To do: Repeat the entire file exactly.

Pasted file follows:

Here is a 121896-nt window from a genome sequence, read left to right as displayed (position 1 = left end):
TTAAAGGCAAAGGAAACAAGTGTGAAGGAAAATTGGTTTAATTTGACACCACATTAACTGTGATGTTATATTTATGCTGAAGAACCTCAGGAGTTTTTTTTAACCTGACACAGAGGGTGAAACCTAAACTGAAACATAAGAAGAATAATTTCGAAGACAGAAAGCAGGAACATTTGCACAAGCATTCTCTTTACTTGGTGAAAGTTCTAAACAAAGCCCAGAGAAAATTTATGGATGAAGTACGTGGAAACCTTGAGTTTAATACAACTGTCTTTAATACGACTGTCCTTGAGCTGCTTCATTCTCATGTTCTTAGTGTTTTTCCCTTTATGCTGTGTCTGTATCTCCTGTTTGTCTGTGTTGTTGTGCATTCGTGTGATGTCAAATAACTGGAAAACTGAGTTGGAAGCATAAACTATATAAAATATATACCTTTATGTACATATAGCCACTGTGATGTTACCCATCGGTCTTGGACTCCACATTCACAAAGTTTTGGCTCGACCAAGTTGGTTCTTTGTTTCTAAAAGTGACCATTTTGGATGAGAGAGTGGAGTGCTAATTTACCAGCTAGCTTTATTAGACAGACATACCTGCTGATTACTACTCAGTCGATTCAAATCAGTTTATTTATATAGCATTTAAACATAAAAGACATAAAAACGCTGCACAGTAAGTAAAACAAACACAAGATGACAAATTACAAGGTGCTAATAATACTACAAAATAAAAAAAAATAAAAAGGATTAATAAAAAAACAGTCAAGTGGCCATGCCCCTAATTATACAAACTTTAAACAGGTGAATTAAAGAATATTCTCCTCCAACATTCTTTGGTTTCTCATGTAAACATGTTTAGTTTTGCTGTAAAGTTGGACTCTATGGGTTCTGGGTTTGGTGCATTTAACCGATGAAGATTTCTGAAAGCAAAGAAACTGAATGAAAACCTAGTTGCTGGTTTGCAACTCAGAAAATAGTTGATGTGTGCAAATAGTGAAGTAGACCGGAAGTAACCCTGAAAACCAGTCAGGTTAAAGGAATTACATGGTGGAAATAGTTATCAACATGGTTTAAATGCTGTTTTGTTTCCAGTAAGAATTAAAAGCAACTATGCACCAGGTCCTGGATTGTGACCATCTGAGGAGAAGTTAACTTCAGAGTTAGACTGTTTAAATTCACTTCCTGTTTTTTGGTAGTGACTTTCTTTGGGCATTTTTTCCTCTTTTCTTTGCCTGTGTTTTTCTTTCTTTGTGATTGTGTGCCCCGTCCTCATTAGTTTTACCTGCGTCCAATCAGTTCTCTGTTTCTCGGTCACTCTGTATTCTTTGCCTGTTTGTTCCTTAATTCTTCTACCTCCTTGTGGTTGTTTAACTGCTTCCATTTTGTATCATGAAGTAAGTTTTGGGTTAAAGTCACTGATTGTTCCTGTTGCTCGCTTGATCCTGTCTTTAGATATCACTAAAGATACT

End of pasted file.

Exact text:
Here is a 121896-nt window from a genome sequence, read left to right as displayed (position 1 = left end):
TTAAAGGCAAAGGAAACAAGTGTGAAGGAAAATTGGTTTAATTTGACACCACATTAACTGTGATGTTATATTTATGCTGAAGAACCTCAGGAGTTTTTTTTAACCTGACACAGAGGGTGAAACCTAAACTGAAACATAAGAAGAATAATTTCGAAGACAGAAAGCAGGAACATTTGCACAAGCATTCTCTTTACTTGGTGAAAGTTCTAAACAAAGCCCAGAGAAAATTTATGGATGAAGTACGTGGAAACCTTGAGTTTAATACAACTGTCTTTAATACGACTGTCCTTGAGCTGCTTCATTCTCATGTTCTTAGTGTTTTTCCCTTTATGCTGTGTCTGTATCTCCTGTTTGTCTGTGTTGTTGTGCATTCGTGTGATGTCAAATAACTGGAAAACTGAGTTGGAAGCATAAACTATATAAAATATATACCTTTATGTACATATAGCCACTGTGATGTTACCCATCGGTCTTGGACTCCACATTCACAAAGTTTTGGCTCGACCAAGTTGGTTCTTTGTTTCTAAAAGTGACCATTTTGGATGAGAGAGTGGAGTGCTAATTTACCAGCTAGCTTTATTAGACAGACATACCTGCTGATTACTACTCAGTCGATTCAAATCAGTTTATTTATATAGCATTTAAACATAAAAGACATAAAAACGCTGCACAGTAAGTAAAACAAACACAAGATGACAAATTACAAGGTGCTAATAATACTACAAAATAAAAAAAAATAAAAAGGATTAATAAAAAAACAGTCAAGTGGCCATGCCCCTAATTATACAAACTTTAAACAGGTGAATTAAAGAATATTCTCCTCCAACATTCTTTGGTTTCTCATGTAAACATGTTTAGTTTTGCTGTAAAGTTGGACTCTATGGGTTCTGGGTTTGGTGCATTTAACCGATGAAGATTTCTGAAAGCAAAGAAACTGAATGAAAACCTAGTTGCTGGTTTGCAACTCAGAAAATAGTTGATGTGTGCAAATAGTGAAGTAGACCGGAAGTAACCCTGAAAACCAGTCAGGTTAAAGGAATTACATGGTGGAAATAGTTATCAACATGGTTTAAATGCTGTTTTGTTTCCAGTAAGAATTAAAAGCAACTATGCACCAGGTCCTGGATTGTGACCATCTGAGGAGAAGTTAACTTCAGAGTTAGACTGTTTAAATTCACTTCCTGTTTTTTGGTAGTGACTTTCTTTGGGCATTTTTTCCTCTTTTCTTTGCCTGTGTTTTTCTTTCTTTGTGATTGTGTGCCCCGTCCTCATTAGTTTTACCTGCGTCCAATCAGTTCTCTGTTTCTCGGTCACTCTGTATTCTTTGCCTGTTTGTTCCTTAATTCTTCTACCTCCTTGTGGTTGTTTAACTGCTTCCATTTTGTATCATGAAGTAAGTTTTGGGTTAAAGTCACTGATTGTTCCTGTTGCTCGCTTGATCCTGTCTTTAGATATCACTAAAGATACT